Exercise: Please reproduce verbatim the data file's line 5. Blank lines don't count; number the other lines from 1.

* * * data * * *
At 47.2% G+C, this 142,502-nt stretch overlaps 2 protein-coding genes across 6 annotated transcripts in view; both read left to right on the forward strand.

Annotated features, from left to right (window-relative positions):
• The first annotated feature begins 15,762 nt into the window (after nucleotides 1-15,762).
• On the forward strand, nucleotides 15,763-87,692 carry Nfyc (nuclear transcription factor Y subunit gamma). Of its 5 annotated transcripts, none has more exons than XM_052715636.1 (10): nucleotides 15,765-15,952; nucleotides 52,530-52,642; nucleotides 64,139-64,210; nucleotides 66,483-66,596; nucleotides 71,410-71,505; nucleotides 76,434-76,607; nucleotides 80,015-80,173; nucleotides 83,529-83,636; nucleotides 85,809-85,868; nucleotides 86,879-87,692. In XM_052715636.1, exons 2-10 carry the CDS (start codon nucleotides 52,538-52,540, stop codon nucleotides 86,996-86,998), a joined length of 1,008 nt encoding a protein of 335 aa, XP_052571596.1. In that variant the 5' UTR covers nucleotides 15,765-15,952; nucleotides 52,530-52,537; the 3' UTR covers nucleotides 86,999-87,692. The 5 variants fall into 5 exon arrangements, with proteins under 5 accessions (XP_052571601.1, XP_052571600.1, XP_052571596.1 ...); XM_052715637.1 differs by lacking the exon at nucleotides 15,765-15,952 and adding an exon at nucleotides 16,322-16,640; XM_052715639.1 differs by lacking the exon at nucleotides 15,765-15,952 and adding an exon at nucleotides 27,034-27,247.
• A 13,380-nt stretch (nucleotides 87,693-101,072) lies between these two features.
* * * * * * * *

• A 13,380-nt stretch (nucleotides 87,693-101,072) lies between these two features.